1) The hidden curriculum is not necessarily a bad thing, and is in fact the core of the education. I remember that during the educational reform discussions at MIT in the 1980’s, the term “hidden curriculum” was used pejoratively. What I’ve learned since then is that most of the hidden curriculum at MIT is actually pretty good. The hidden curriculum consists of values, attitudes, and actions, and most of them are consistent with my values.
2) The hidden curriculum is more important than the “overt” curriculum. The “overt” curriculum listed in the catalog is actually the tip of the iceberg of the “hidden” curriculum, and is almost completely irrelevant. What is a common situation is that you take a written document like a curriculum or constitution and put it into a different context, and you find that it doesn’t work the same way or may not work at all. This actually is a good thing for MIT, because the “overt” curriculum is something that is easily copied. What is hard to copy is the social and cultural infrastructure that underlies the written curriculum. In fact, “copying” a society or culture is probably the wrong metaphor. It’s better to think of “growing” or “seeding” a society or culture.
3) The main point of a lecture is not to listen to the lecture. The model most people have of a lecture is that you go there, you listen to the teacher, and you get enlightened. This isn’t what is going on at all. The important thing about a lecture is not that you are listening to the teacher. That part is almost irrelevant. The important thing about a lecture is that you are in the same room as other people who are also listening to the teacher. Once you are in the same room as other like-minded people, social networks start to form, and *those* networks the major teaching and learning takes place.
This model of education explains why things don’t work if you replace a lecturer with a videotape. The main job of the lecturer is not to lecture but to create a social community. It also explains how MIT provides a good undergraduate education, despite the fact that formal undergraduate teaching is not a major priority of the institute (let’s be honest, it isn’t), and a lot of the professors are either mediocre or horrible teachers.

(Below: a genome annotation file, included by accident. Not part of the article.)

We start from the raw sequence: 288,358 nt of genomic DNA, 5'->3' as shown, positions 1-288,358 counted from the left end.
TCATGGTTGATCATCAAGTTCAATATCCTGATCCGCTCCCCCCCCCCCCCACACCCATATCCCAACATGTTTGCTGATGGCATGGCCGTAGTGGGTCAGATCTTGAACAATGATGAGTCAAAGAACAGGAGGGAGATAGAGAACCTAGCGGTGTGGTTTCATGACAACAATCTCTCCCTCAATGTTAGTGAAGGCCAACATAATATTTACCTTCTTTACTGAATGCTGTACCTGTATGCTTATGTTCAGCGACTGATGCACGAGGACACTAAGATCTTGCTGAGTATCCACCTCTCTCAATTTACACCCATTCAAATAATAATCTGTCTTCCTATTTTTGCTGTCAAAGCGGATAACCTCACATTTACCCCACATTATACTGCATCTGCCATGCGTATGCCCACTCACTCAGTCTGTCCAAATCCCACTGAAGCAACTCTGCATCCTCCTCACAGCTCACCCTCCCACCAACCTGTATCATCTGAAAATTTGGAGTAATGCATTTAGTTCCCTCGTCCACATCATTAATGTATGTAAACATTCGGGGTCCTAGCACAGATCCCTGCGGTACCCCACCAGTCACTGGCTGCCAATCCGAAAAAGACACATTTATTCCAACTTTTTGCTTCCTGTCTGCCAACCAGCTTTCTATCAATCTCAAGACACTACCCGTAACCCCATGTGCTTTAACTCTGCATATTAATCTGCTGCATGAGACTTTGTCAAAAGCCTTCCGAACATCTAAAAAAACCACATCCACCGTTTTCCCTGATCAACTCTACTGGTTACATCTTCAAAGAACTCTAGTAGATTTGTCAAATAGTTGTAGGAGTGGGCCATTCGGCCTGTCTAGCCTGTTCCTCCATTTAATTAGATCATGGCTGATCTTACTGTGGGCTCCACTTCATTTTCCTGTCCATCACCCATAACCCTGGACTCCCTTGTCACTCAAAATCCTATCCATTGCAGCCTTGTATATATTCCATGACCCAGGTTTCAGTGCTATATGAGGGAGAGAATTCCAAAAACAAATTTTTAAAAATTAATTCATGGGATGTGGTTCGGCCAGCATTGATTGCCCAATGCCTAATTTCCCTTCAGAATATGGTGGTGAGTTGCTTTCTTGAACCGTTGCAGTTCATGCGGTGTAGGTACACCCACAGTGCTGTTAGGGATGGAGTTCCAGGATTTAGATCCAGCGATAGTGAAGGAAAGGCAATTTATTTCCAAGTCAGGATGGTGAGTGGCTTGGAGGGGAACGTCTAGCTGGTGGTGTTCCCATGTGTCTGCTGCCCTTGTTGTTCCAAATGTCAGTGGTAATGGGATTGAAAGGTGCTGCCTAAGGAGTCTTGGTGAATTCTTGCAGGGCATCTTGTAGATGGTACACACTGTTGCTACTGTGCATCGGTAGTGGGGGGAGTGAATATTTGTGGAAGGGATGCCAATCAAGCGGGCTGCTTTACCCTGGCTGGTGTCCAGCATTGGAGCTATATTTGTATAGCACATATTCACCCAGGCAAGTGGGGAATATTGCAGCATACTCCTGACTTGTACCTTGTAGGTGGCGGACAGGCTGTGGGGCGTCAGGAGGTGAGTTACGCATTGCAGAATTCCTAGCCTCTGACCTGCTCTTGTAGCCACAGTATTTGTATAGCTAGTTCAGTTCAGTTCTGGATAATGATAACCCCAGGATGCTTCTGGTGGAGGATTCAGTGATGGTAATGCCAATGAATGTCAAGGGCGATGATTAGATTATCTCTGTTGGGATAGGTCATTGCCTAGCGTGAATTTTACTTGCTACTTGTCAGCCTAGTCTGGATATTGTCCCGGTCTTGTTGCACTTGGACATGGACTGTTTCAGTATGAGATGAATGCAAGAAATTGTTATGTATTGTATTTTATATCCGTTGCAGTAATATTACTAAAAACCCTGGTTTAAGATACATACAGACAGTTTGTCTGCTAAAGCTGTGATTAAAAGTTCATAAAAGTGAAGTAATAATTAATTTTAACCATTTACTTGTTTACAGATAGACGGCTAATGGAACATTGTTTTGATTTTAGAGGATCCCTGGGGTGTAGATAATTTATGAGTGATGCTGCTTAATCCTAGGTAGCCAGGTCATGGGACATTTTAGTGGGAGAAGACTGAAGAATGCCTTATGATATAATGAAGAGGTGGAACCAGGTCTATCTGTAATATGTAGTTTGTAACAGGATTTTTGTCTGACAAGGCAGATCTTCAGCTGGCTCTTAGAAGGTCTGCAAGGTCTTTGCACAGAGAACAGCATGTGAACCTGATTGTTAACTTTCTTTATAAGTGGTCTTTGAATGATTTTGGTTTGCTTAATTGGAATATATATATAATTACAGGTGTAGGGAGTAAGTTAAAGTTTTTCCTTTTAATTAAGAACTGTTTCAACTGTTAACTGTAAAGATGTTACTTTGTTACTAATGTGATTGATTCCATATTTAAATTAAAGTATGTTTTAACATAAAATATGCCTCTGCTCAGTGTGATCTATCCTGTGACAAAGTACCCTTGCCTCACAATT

4) Consensus is a bad thing. We want to reform education. What do we do. We put together a blue-ribbon committee that issues a report, and declare victory. That is a bad way of going about it. The problem with this approach is that people have fundamental disagreements about what it means to have “educational reform” and those fundamental disagreements in some cases are irreconcilable. What you get when you put together a blue-ribbon committee is a political compromise that in the best case is not harmful, and in the worst case eats up a huge amount of energy and kills any real innovation and creativity.
The problem with consensus is that it uses a design and engineering metaphor for something that should be a nurturing and agricultural metaphor. Education is not about designing a factory, it’s about planting seeds. You plant lots of seeds. You plant different seeds. You nurture them carefully and come back in a few years to see how they’ve grown.
The important thing about seeds is that they are easy to plant, and you don’t need a blue-ribbon committee to give you permission to plant them. Also, once you’ve seen what some tiny seeds can do, you don’t stop thinking about things because they are impractical.
The problem with trying to things with consensus is that consensus prevents you from asking the deep important questions, because people have different views on the deep important questions. Instead of asking what the requirements should be for the freshman year at MIT, lets ask “why does MIT have a freshman year?” “what’s a freshman?”